Six Steps to Eliminate Fleas in Your Home
By: Alicia Lawrence
Has your family pet been a little itchier than usual? Do you find your fury loved one constantly scratching or biting their foot? If so, you might have a flea infestation on your hands.
While the best way to keep fleas out of your home is prevention, if fleas have hitchhiked their way in already follow these steps to remove fleas quickly from your home.
Step #1: Identify the Extent of Your Flea Problem
First, make sure it really is fleas you’re dealing with, and not bed bugs or mites. Fleas are generally easy to identify once you know how.
On your pets, check for tell-tale flea dirt. It will look like dirt attached to their skin, and it’s often on their hindquarters and stomach.
If you have a female who’s had pups, don’t be surprised to see a concentration around the nipples. Unlike regular dirt, it won’t be on their fur but on the actual skin.
If you don’t have pets, it’s much less likely you’ll have fleas in the first place, but you can still do an easy check. Fleas jump, and they’re attracted to light colors, so put on the whitest socks you can find and walk through your home.
If you do have fleas, they should hop on. The more fleas you have, the more you’ll see. If you use the sock method and find fleas, walk directly outside and get rid of them.
Step #2: Eliminating Fleas on Pets
Treating your pets for fleas must happen pretty much in concert with treating the house. Otherwise, the fleas will just latch onto your furry friend and hang out until your house is safe for them to invade again. Then you’ll be stuck repeating the entire process.
You have a few options for getting rid of fleas, but some can be dangerous for pets that have compromised immune systems, so check with your vet first before giving your pet any of these treatments.
Pet flea treatment options include:
- Flea Bath: You can use flea treatment shampoo or make your own using apple cider vinegar and essential oils.
- Homemade Flea Collar: Add three to four drops of cedar or lavender essential oil to two tablespoons of water. Mix well and then add at five to ten drops of the mixture to your pet’s collar or bandana.
- Natural Flea Spray: In a spray bottle add one cup white distilled vinegar, one quart water, and three drops of cedar or lavender essential oil. Use this mixture to spray on your pet’s bedding. You can also spray on a cloth and use it to wipe on your dog’s feet and neck area.
- Internal Flea Treatments: Edible internal flea treatments are very powerful and usually only available by prescription. Some are taken regularly once a month, while others are once-and-done and work only for a short time.
Step #3: Vacuuming Away Fleas
Your entire home should be vacuumed on a very regular basis when you have fleas. This will pick up the eggs and some of the larvae and adults. The vacuum won’t kill the eggs, though, so you’ll need to take the bag out of your house and dispose of it after each time.
It’s important to continue to vacuum regularly for a minimum of two weeks. The flea life cycle is short, so if you stop vacuuming before completing the entire round, you’ll see fleas reemerging in short order. Try to vacuum every two to three days for at least a two-week period.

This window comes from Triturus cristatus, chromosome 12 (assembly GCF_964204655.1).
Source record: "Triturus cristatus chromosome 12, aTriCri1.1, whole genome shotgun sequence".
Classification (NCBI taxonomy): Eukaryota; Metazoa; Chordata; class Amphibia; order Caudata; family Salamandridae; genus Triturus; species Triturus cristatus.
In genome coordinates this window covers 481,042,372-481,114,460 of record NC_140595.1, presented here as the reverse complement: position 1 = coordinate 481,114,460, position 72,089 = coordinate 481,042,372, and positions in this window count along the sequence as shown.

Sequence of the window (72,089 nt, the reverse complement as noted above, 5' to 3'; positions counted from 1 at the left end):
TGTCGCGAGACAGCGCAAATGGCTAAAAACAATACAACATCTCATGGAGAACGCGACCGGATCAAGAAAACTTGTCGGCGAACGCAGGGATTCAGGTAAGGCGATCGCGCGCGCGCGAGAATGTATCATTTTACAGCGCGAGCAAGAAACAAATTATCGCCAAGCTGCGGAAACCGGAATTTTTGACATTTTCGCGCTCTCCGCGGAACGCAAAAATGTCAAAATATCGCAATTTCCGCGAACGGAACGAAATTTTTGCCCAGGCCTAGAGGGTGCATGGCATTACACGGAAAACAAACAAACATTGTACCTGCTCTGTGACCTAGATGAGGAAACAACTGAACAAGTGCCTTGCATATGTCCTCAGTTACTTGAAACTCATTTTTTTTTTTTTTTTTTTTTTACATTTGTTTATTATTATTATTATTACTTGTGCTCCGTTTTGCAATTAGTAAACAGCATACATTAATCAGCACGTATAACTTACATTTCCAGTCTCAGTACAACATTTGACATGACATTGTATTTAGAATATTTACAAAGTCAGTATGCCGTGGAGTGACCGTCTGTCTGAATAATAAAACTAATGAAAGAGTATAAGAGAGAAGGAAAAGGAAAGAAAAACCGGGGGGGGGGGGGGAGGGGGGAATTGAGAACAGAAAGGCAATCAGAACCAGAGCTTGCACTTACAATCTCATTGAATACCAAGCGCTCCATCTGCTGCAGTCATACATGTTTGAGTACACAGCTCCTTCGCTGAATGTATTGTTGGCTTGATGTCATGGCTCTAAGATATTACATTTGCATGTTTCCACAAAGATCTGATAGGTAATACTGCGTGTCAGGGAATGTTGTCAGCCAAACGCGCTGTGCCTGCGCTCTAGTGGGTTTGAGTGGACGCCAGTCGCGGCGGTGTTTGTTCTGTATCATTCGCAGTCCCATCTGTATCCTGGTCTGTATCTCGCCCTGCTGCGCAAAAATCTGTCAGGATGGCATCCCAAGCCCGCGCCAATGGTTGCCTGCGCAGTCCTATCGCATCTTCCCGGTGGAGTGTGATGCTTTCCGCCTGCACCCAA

Step #4: Natural Ways to Kill Fleas
There are plenty of natural ways to kill and discourage fleas. The method you use will depend on a few factors, including who lives in your home and the extent of the flea infestation.
Natural flea treatment options include:
- Flea Traps: In each room, place a flea trap or at least a small water dish with a few drops of dish soap.
- Essential Oils: Use the natural essential oil sprays mentioned previously with cedar, lemongrass, eucalyptus, or lavender on couches and beds.
- Diatomaceous Earth: Diatomaceous earth is a non-toxic, natural product that kills fleas within 48 hours. Sprinkle it on your floor, pet’s bedding, and even outdoors where you believe your pet first caught the fleas.
Step #5: Treat the Yard for Fleas
Your pet has probably brought the fleas not only into your home but also into your yard. It’s important to remove them so they don’t come into the house.
Fleas are often found in warm, shady and moist areas. Keep your lawn free of debris like grass clippings and leaf piles. Since fleas hate the smell of cedar, cover areas you found fleas with cedar chips.
Nematodes are small roundworms that are considered a “biological insecticide” and will infect and kill flea larvae. They’ll also take out other nuisance larvae, all without harming any of the beneficial insects, larger plants or animals.
Step #6: Maintenance and Flea Prevention
Once you’ve gotten rid of fleas, the last thing you want is for them to come back. Prevention is vital now—since you got fleas once, you can get them again!
To keep your pet from bringing in fleas again, set up a perimeter around your yard. It’s especially helpful if it keeps other animals out, in addition to keeping your pet in.
Wash your pet regularly, and make sure to apply a monthly, topical flea treatment that has been approved by your vet.
Fleas aren’t fun, but if you follow the six steps above you can quickly regain an itch-free home and happy pet.
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